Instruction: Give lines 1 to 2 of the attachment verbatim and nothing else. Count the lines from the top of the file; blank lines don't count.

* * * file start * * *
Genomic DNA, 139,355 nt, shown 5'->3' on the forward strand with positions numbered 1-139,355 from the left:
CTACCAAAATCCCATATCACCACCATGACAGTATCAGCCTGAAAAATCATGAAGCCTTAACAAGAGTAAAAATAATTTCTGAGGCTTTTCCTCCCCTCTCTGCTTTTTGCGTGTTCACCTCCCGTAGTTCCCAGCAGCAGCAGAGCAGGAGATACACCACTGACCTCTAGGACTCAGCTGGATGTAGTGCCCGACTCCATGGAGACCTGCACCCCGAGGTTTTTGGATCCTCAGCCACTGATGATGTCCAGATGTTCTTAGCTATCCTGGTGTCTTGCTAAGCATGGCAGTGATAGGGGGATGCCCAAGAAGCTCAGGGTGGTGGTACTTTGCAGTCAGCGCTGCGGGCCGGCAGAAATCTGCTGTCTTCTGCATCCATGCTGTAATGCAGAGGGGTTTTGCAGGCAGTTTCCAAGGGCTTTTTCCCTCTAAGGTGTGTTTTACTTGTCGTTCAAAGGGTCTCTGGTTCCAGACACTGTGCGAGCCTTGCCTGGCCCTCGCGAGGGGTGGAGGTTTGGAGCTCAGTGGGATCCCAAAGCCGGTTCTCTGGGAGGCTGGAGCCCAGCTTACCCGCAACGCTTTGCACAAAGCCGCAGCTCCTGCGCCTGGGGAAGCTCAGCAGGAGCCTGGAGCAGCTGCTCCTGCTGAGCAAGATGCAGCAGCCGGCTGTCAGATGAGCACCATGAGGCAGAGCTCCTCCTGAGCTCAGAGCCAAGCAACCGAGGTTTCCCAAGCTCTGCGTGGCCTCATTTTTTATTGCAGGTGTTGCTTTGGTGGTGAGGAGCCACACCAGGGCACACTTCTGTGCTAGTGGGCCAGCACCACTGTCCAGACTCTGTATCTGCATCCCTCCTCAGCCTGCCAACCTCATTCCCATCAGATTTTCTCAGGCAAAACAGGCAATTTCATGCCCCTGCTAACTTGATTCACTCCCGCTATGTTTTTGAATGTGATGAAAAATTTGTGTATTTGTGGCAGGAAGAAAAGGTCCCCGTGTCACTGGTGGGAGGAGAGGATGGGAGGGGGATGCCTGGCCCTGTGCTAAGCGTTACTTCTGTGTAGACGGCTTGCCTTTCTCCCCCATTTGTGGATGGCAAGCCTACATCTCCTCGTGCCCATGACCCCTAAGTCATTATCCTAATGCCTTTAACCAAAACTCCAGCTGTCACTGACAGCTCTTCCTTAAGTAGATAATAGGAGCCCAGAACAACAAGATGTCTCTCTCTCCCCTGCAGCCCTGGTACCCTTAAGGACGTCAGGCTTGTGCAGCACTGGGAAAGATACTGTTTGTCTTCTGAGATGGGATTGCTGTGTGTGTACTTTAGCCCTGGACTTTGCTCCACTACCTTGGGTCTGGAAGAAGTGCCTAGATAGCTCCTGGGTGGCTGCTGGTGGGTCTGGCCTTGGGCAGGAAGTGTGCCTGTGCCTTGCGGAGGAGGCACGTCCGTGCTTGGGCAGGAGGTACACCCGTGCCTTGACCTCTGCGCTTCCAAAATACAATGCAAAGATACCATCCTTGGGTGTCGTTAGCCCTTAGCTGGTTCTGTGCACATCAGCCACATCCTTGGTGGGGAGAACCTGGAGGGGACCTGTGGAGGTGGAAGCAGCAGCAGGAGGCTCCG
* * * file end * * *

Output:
Genomic DNA, 139,355 nt, shown 5'->3' on the forward strand with positions numbered 1-139,355 from the left:
CTACCAAAATCCCATATCACCACCATGACAGTATCAGCCTGAAAAATCATGAAGCCTTAACAAGAGTAAAAATAATTTCTGAGGCTTTTCCTCCCCTCTCTGCTTTTTGCGTGTTCACCTCCCGTAGTTCCCAGCAGCAGCAGAGCAGGAGATACACCACTGACCTCTAGGACTCAGCTGGATGTAGTGCCCGACTCCATGGAGACCTGCACCCCGAGGTTTTTGGATCCTCAGCCACTGATGATGTCCAGATGTTCTTAGCTATCCTGGTGTCTTGCTAAGCATGGCAGTGATAGGGGGATGCCCAAGAAGCTCAGGGTGGTGGTACTTTGCAGTCAGCGCTGCGGGCCGGCAGAAATCTGCTGTCTTCTGCATCCATGCTGTAATGCAGAGGGGTTTTGCAGGCAGTTTCCAAGGGCTTTTTCCCTCTAAGGTGTGTTTTACTTGTCGTTCAAAGGGTCTCTGGTTCCAGACACTGTGCGAGCCTTGCCTGGCCCTCGCGAGGGGTGGAGGTTTGGAGCTCAGTGGGATCCCAAAGCCGGTTCTCTGGGAGGCTGGAGCCCAGCTTACCCGCAACGCTTTGCACAAAGCCGCAGCTCCTGCGCCTGGGGAAGCTCAGCAGGAGCCTGGAGCAGCTGCTCCTGCTGAGCAAGATGCAGCAGCCGGCTGTCAGATGAGCACCATGAGGCAGAGCTCCTCCTGAGCTCAGAGCCAAGCAACCGAGGTTTCCCAAGCTCTGCGTGGCCTCATTTTTTATTGCAGGTGTTGCTTTGGTGGTGAGGAGCCACACCAGGGCACACTTCTGTGCTAGTGGGCCAGCACCACTGTCCAGACTCTGTATCTGCATCCCTCCTCAGCCTGCCAACCTCATTCCCATCAGATTTTCTCAGGCAAAACAGGCAATTTCATGCCCCTGCTAACTTGATTCACTCCCGCTATGTTTTTGAATGTGATGAAAAATTTGTGTATTTGTGGCAGGAAGAAAAGGTCCCCGTGTCACTGGTGGGAGGAGAGGATGGGAGGGGGATGCCTGGCCCTGTGCTAAGCGTTACTTCTGTGTAGACGGCTTGCCTTTCTCCCCCATTTGTGGATGGCAAGCCTACATCTCCTCGTGCCCATGACCCCTAAGTCATTATCCTAATGCCTTTAACCAAAACTCCAGCTGTCACTGACAGCTCTTCCTTAAGTAGATAATAGGAGCCCAGAACAACAAGATGTCTCTCTCTCCCCTGCAGCCCTGGTACCCTTAAGGACGTCAGGCTTGTGCAGCACTGGGAAAGATACTGTTTGTCTTCTGAGATGGGATTGCTGTGTGTGTACTTTAGCCCTGGACTTTGCTCCACTACCTTGGGTCTGGAAGAAGTGCCTAGATAGCTCCTGGGTGGCTGCTGGTGGGTCTGGCCTTGGGCAGGAAGTGTGCCTGTGCCTTGCGGAGGAGGCACGTCCGTGCTTGGGCAGGAGGTACACCCGTGCCTTGACCTCTGCGCTTCCAAAATACAATGCAAAGATACCATCCTTGGGTGTCGTTAGCCCTTAGCTGGTTCTGTGCACATCAGCCACATCCTTGGTGGGGAGAACCTGGAGGGGACCTGTGGAGGTGGAAGCAGCAGCAGGAGGCTCCG